The Washington PostDemocracy Dies in Darkness

Opinion The pre-Pearl Harbor GOP is back

During Dwight D. Eisenhower's presidency, Republicans became an Atlanticist party. (AP)
5 min

Gov. Ron DeSantis (R) of Florida has been widely and rightly criticized — including by prominent members of his own party — for dismissing the Russian invasion of Ukraine as a “territorial dispute” of little concern to the United States. Yet, although he says that countering Russia is not a “vital national interest,” he says that “checking the economic, cultural, and military power of the Chinese Communist Party” is one. DeSantis worries that U.S. aid to Ukraine could draw us into “a hot war” with a nuclear-armed state, but he expresses no such concern about U.S. aid to Taiwan — even though, in the event of Chinese military action against Taiwan, U.S. forces would be far more likely to fight China directly.

This distinction — U.S. aid to Ukraine bad, U.S. aid to Taiwan good — makes little strategic sense: Both Ukraine and Taiwan are worth supporting, and both Europe and Asia matter to the United States. But it’s a dichotomy rooted in a century of Republican foreign policy thinking.

In the 1930s, Republicans were isolationist when it came to Nazi Germany but were more sympathetic to imposing sanction on Japan and supporting Nationalist China, as political scientist Colin Dueck noted in his history of GOP foreign policy. The “America Firsters” saw support for Britain as a plot by the Eastern Establishment, international bankers and Jews to embroil America in another world war, but they romanticized “Free China” as a fertile ground for Christianity and capitalism. Even during World War II, some Republicans criticized Franklin D. Roosevelt for prioritizing the defeat of Germany over Japan.

In the early years of the Cold War, Republicans such as Sen. Robert A. Taft of Ohio were opposed to joining NATO or sending U.S. troops to Europe, but, during the Korean War, they supported Gen. Douglas MacArthur’s desire to wage war on “Red China” with the help of Taiwan.

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Dwight D. Eisenhower’s victory over Taft for the 1952 Republican presidential nomination vanquished the “Asia First” wing of the GOP and made Republicans a firmly Atlanticist party. Just watch Ronald Reagan’s 1984 speech on the 40th anniversary of D-Day, which was a tribute not only to the “boys of Pointe du Hoc” but also to “a great alliance that serves to this day as our shield for freedom, for prosperity, and for peace.”

Now the pre-Eisenhower GOP is back with a vengeance, thanks to former president Donald Trump, who reveres Russian President Vladimir Putin while reviling China. DeSantis, who as recently as 2015 supported arming Ukraine, is following his lead.

Admittedly today, as Dueck pointed out to me, “the Asia First argument actually has more validity” than in the 1940s or 1950s. But, if China is now America’s top threat, Russia is a close second — and it has far more nuclear weapons. Moreover, China and Russia are partners, and Russia’s difficulties in conquering Ukraine may discourage China from trying to conquer Taiwan.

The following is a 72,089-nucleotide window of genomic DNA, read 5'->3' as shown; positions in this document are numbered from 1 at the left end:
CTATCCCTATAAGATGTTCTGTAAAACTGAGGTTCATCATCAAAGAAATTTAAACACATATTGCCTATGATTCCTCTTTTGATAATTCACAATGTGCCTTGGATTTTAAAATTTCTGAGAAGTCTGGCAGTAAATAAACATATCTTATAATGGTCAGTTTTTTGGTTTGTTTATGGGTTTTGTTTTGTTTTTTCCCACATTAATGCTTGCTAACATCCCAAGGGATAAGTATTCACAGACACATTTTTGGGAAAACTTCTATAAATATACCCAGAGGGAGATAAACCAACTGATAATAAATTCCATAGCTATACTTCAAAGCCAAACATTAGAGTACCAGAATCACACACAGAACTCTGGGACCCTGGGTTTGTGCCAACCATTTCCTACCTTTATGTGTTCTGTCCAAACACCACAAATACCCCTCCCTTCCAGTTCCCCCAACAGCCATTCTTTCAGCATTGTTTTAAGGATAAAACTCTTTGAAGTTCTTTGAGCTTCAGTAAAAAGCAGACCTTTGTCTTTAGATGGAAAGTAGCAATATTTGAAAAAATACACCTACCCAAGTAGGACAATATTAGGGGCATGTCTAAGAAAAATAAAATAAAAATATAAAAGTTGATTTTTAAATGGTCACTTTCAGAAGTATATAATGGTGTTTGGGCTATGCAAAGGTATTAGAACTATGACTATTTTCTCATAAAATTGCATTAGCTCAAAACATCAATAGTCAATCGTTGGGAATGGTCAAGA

A few analysts, including former Trump defense official Elbridge Colby, argue that the United States cannot afford to support both Ukraine and Taiwan. But America’s billions in aid to Ukraine are only a tiny portion of a defense budget that is approaching $1 trillion. “US spending of 5.6% of its defense budget to destroy nearly half of Russia’s conventional military capability seems like an absolutely incredible investment,” argues the Center for European Policy Analysis.

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Aside from Stinger and Javelin missiles, there is little overlap between the weapons systems needed to fight Russia and China: Ukraine is experiencing a land war, while a battle over Taiwan would be a naval and air war. The United States isn’t dispatching aircraft carriers, submarines or F-35s to help Kyiv. In fact, as conservative analyst Gabriel Scheinmann argued in The Post, aid to Ukraine will increase U.S. capacity to fight China, because it is reviving America’s decaying defense industrial base.

But it’s safe to say that DeSantis’s turn against Ukraine is motivated by politics, not principles or a thought-out foreign policy. Today, 40 percent of Republicans say that the United States is providing too much aid to Ukraine — the view espoused by Tucker Carlson and Trump. Meanwhile, 76 percent of Republicans cite China as America’s greatest enemy.

Why are so many Republicans soft on Russia and tough on China? 1. China is an economic threat; Russia isn’t. (Both parties blame China for the loss of U.S. jobs while ignoring all the jobs created by U.S.-China trade.) 2. China is nominally a Communist country; Russia isn’t. (In practice, however, both combine capitalism with authoritarianism.) 3. Putin has made a play for right-wing support by posing as a defender of Christianity and traditional values. 4. There is growing anti-Asian racism in America. 5. Many Republicans will oppose anything Democrats support (and vice versa), and Democrats are backing Ukraine.

Whatever the explanations, the return of so many Republicans to a quasi-isolationist, Asia First foreign policy is an ominous development. If the GOP succeeds in blocking further U.S. aid to Ukraine, it could allow Putin to win the war despite his battlefield blunders, and that would make him a greater threat to NATO. If Trump were to return to office, of course, he would be likely to pull out of NATO altogether. DeSantis might not be too far behind. And then we would be back to the pre-Pearl Harbor world.